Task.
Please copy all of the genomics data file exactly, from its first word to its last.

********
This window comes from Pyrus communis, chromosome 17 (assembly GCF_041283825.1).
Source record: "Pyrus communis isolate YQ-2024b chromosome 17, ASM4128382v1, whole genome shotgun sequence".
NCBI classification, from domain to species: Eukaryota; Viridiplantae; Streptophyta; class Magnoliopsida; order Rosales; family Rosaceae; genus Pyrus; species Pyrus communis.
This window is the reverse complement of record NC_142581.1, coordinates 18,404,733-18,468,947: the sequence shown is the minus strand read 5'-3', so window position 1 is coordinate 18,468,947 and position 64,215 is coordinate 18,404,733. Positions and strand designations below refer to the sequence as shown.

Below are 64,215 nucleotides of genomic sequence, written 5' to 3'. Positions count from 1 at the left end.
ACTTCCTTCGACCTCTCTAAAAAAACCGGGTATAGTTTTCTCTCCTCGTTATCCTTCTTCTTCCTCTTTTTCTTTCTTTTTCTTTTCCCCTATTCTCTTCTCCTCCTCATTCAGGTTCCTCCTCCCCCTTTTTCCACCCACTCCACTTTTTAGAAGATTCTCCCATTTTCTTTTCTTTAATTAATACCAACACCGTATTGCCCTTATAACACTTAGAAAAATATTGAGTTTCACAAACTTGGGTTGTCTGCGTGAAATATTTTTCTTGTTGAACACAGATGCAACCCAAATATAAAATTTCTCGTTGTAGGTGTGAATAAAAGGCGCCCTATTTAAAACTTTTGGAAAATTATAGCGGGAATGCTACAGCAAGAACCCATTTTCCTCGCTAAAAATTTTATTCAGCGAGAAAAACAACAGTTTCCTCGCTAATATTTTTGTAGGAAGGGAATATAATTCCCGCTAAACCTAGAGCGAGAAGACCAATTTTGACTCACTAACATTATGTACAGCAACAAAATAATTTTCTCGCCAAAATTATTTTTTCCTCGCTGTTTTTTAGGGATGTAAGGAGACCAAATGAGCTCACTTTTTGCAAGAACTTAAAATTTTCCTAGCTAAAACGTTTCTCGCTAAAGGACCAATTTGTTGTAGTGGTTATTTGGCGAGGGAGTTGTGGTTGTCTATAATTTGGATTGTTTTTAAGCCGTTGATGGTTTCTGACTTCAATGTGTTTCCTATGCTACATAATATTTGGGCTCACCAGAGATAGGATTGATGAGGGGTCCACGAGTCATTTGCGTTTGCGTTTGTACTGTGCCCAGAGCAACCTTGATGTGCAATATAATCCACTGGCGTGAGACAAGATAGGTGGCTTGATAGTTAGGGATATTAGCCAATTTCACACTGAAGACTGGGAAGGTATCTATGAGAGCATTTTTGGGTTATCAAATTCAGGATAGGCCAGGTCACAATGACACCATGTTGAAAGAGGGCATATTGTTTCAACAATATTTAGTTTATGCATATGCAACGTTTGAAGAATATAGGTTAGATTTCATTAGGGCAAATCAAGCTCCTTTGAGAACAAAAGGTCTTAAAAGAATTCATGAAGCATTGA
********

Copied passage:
This window comes from Pyrus communis, chromosome 17 (assembly GCF_041283825.1).
Source record: "Pyrus communis isolate YQ-2024b chromosome 17, ASM4128382v1, whole genome shotgun sequence".
NCBI classification, from domain to species: Eukaryota; Viridiplantae; Streptophyta; class Magnoliopsida; order Rosales; family Rosaceae; genus Pyrus; species Pyrus communis.
This window is the reverse complement of record NC_142581.1, coordinates 18,404,733-18,468,947: the sequence shown is the minus strand read 5'-3', so window position 1 is coordinate 18,468,947 and position 64,215 is coordinate 18,404,733. Positions and strand designations below refer to the sequence as shown.

Below are 64,215 nucleotides of genomic sequence, written 5' to 3'. Positions count from 1 at the left end.
ACTTCCTTCGACCTCTCTAAAAAAACCGGGTATAGTTTTCTCTCCTCGTTATCCTTCTTCTTCCTCTTTTTCTTTCTTTTTCTTTTCCCCTATTCTCTTCTCCTCCTCATTCAGGTTCCTCCTCCCCCTTTTTCCACCCACTCCACTTTTTAGAAGATTCTCCCATTTTCTTTTCTTTAATTAATACCAACACCGTATTGCCCTTATAACACTTAGAAAAATATTGAGTTTCACAAACTTGGGTTGTCTGCGTGAAATATTTTTCTTGTTGAACACAGATGCAACCCAAATATAAAATTTCTCGTTGTAGGTGTGAATAAAAGGCGCCCTATTTAAAACTTTTGGAAAATTATAGCGGGAATGCTACAGCAAGAACCCATTTTCCTCGCTAAAAATTTTATTCAGCGAGAAAAACAACAGTTTCCTCGCTAATATTTTTGTAGGAAGGGAATATAATTCCCGCTAAACCTAGAGCGAGAAGACCAATTTTGACTCACTAACATTATGTACAGCAACAAAATAATTTTCTCGCCAAAATTATTTTTTCCTCGCTGTTTTTTAGGGATGTAAGGAGACCAAATGAGCTCACTTTTTGCAAGAACTTAAAATTTTCCTAGCTAAAACGTTTCTCGCTAAAGGACCAATTTGTTGTAGTGGTTATTTGGCGAGGGAGTTGTGGTTGTCTATAATTTGGATTGTTTTTAAGCCGTTGATGGTTTCTGACTTCAATGTGTTTCCTATGCTACATAATATTTGGGCTCACCAGAGATAGGATTGATGAGGGGTCCACGAGTCATTTGCGTTTGCGTTTGTACTGTGCCCAGAGCAACCTTGATGTGCAATATAATCCACTGGCGTGAGACAAGATAGGTGGCTTGATAGTTAGGGATATTAGCCAATTTCACACTGAAGACTGGGAAGGTATCTATGAGAGCATTTTTGGGTTATCAAATTCAGGATAGGCCAGGTCACAATGACACCATGTTGAAAGAGGGCATATTGTTTCAACAATATTTAGTTTATGCATATGCAACGTTTGAAGAATATAGGTTAGATTTCATTAGGGCAAATCAAGCTCCTTTGAGAACAAAAGGTCTTAAAAGAATTCATGAAGCATTGA